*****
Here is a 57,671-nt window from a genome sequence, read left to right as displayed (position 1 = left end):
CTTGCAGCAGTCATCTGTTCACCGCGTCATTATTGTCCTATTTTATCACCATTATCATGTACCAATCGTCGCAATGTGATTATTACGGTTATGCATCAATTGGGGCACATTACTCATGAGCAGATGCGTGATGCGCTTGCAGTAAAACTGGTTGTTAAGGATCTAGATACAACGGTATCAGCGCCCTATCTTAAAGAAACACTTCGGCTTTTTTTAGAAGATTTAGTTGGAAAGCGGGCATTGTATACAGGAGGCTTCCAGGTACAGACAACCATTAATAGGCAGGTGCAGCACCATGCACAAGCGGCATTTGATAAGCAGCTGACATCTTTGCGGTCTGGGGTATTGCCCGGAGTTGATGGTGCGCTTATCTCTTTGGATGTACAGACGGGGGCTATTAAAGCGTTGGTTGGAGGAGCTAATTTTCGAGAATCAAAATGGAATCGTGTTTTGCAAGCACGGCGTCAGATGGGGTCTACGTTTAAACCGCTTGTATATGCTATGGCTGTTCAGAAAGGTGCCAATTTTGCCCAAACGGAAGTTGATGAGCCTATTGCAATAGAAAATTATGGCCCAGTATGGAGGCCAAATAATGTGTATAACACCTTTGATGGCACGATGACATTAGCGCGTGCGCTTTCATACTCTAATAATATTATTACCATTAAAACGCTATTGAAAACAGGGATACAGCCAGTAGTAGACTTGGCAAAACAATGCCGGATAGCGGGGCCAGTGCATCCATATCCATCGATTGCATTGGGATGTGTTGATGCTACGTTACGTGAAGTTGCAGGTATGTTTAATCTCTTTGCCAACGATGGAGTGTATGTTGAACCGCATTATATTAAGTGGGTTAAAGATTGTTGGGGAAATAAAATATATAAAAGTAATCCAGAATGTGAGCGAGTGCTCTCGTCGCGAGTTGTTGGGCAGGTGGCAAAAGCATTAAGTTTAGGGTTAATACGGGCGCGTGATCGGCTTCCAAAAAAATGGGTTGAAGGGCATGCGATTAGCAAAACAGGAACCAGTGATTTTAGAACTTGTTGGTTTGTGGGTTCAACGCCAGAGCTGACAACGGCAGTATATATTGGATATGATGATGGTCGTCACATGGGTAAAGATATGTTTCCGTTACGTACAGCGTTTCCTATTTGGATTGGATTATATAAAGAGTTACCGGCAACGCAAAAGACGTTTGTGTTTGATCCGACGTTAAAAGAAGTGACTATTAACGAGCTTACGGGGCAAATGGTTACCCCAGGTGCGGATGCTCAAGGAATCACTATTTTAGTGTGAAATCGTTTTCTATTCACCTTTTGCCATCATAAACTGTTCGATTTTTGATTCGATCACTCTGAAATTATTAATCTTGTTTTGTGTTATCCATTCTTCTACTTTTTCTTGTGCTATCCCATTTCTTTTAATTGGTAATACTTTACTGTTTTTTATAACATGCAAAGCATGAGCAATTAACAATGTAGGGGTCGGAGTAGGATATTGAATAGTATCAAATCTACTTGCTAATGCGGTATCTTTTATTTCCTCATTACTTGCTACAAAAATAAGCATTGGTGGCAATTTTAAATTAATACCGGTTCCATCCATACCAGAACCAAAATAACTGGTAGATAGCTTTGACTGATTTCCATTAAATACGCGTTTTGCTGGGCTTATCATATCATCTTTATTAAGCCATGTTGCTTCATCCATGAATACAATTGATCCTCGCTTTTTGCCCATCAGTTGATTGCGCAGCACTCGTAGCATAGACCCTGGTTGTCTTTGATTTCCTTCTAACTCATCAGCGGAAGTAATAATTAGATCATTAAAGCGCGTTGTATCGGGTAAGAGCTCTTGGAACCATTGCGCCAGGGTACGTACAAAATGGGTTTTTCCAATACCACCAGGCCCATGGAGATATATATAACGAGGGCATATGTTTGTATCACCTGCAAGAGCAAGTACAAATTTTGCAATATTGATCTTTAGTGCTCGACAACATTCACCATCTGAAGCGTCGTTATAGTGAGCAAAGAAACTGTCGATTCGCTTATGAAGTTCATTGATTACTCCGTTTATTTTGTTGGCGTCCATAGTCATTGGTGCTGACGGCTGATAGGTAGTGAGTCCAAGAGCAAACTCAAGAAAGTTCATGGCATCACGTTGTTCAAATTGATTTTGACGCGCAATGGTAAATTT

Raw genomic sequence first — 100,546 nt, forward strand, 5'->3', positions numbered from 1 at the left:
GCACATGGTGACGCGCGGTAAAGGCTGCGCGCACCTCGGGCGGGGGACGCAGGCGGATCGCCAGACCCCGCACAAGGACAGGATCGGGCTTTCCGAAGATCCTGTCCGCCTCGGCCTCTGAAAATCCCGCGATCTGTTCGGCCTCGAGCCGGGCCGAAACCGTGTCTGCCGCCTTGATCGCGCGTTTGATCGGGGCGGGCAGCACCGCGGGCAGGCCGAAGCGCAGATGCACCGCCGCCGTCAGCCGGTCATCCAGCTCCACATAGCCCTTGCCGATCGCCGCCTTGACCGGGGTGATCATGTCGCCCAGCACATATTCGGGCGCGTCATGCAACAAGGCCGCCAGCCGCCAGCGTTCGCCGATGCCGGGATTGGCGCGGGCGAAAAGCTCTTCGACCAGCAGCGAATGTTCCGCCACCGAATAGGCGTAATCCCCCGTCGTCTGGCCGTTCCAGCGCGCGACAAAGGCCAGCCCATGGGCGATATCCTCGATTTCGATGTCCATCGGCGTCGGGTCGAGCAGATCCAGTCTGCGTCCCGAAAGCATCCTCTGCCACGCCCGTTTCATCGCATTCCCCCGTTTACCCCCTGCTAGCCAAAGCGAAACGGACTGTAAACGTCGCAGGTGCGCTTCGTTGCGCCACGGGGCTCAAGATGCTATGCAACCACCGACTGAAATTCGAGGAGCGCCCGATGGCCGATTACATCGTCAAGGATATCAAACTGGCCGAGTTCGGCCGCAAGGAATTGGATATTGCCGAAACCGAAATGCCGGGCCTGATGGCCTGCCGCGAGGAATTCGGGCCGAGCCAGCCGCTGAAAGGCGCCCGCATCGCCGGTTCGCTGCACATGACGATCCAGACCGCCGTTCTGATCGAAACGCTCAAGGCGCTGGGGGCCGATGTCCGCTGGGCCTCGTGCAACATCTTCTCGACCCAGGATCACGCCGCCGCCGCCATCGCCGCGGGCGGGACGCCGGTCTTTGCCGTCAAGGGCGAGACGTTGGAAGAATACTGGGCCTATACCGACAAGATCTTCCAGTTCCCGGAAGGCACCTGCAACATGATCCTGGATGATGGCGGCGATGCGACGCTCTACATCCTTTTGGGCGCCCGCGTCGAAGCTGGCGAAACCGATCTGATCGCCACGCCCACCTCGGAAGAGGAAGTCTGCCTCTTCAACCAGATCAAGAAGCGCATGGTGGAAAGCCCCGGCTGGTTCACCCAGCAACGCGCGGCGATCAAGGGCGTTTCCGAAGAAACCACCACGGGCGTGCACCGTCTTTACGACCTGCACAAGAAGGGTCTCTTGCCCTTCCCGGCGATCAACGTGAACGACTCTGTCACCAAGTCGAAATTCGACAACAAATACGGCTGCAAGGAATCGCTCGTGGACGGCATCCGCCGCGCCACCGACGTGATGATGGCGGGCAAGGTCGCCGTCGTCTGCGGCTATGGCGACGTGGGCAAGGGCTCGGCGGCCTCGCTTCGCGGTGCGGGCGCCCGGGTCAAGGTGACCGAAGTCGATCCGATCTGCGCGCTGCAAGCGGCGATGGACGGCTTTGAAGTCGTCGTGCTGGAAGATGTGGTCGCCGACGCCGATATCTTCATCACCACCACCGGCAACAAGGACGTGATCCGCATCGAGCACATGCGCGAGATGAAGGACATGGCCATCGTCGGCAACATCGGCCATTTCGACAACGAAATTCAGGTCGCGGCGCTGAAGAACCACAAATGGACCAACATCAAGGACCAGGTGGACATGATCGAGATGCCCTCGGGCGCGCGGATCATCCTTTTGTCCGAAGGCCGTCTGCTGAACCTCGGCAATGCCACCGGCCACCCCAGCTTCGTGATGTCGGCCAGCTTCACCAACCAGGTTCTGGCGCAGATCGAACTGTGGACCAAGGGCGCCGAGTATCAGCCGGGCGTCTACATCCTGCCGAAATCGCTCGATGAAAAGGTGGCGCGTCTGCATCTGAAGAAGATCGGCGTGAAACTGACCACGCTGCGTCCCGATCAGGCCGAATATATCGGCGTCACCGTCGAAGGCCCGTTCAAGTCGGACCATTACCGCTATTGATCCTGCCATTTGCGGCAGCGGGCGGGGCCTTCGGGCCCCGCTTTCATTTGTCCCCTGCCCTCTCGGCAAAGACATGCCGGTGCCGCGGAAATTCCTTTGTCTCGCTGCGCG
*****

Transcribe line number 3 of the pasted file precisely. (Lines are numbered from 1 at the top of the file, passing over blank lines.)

Raw genomic sequence first — 100,546 nt, forward strand, 5'->3', positions numbered from 1 at the left: